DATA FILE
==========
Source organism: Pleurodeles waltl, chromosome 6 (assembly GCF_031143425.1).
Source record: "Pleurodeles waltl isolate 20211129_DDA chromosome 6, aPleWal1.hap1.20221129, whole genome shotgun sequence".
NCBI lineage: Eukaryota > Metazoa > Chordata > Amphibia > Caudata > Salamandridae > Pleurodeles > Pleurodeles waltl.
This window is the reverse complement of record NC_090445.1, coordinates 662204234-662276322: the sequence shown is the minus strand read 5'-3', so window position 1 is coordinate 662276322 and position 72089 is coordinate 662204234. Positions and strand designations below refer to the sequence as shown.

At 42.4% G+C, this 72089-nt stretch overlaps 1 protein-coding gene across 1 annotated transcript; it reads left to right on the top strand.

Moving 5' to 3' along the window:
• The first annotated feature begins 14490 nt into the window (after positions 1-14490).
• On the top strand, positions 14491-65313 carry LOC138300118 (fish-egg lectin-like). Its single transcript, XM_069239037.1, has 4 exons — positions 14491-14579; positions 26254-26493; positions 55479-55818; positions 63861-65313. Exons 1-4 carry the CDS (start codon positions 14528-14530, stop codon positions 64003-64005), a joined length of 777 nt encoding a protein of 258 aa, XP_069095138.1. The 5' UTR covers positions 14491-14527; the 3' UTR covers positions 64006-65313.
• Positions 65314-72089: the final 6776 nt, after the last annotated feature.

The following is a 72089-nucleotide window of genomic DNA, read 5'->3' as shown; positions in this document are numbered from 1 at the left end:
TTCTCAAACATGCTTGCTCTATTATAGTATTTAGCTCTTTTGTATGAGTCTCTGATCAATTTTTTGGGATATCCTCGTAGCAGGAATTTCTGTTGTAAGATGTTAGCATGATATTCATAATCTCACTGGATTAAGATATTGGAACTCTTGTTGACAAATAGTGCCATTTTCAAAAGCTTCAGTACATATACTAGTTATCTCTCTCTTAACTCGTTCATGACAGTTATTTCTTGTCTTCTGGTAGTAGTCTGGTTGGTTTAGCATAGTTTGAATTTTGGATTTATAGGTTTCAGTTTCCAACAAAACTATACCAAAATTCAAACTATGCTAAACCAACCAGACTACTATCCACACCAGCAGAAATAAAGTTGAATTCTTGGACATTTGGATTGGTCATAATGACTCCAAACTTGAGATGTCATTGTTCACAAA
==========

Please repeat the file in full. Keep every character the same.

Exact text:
Source organism: Pleurodeles waltl, chromosome 6 (assembly GCF_031143425.1).
Source record: "Pleurodeles waltl isolate 20211129_DDA chromosome 6, aPleWal1.hap1.20221129, whole genome shotgun sequence".
NCBI lineage: Eukaryota > Metazoa > Chordata > Amphibia > Caudata > Salamandridae > Pleurodeles > Pleurodeles waltl.
This window is the reverse complement of record NC_090445.1, coordinates 662204234-662276322: the sequence shown is the minus strand read 5'-3', so window position 1 is coordinate 662276322 and position 72089 is coordinate 662204234. Positions and strand designations below refer to the sequence as shown.

At 42.4% G+C, this 72089-nt stretch overlaps 1 protein-coding gene across 1 annotated transcript; it reads left to right on the top strand.

Moving 5' to 3' along the window:
• The first annotated feature begins 14490 nt into the window (after positions 1-14490).
• On the top strand, positions 14491-65313 carry LOC138300118 (fish-egg lectin-like). Its single transcript, XM_069239037.1, has 4 exons — positions 14491-14579; positions 26254-26493; positions 55479-55818; positions 63861-65313. Exons 1-4 carry the CDS (start codon positions 14528-14530, stop codon positions 64003-64005), a joined length of 777 nt encoding a protein of 258 aa, XP_069095138.1. The 5' UTR covers positions 14491-14527; the 3' UTR covers positions 64006-65313.
• Positions 65314-72089: the final 6776 nt, after the last annotated feature.

The following is a 72089-nucleotide window of genomic DNA, read 5'->3' as shown; positions in this document are numbered from 1 at the left end:
TTCTCAAACATGCTTGCTCTATTATAGTATTTAGCTCTTTTGTATGAGTCTCTGATCAATTTTTTGGGATATCCTCGTAGCAGGAATTTCTGTTGTAAGATGTTAGCATGATATTCATAATCTCACTGGATTAAGATATTGGAACTCTTGTTGACAAATAGTGCCATTTTCAAAAGCTTCAGTACATATACTAGTTATCTCTCTCTTAACTCGTTCATGACAGTTATTTCTTGTCTTCTGGTAGTAGTCTGGTTGGTTTAGCATAGTTTGAATTTTGGATTTATAGGTTTCAGTTTCCAACAAAACTATACCAAAATTCAAACTATGCTAAACCAACCAGACTACTATCCACACCAGCAGAAATAAAGTTGAATTCTTGGACATTTGGATTGGTCATAATGACTCCAAACTTGAGATGTCATTGTTCACAAA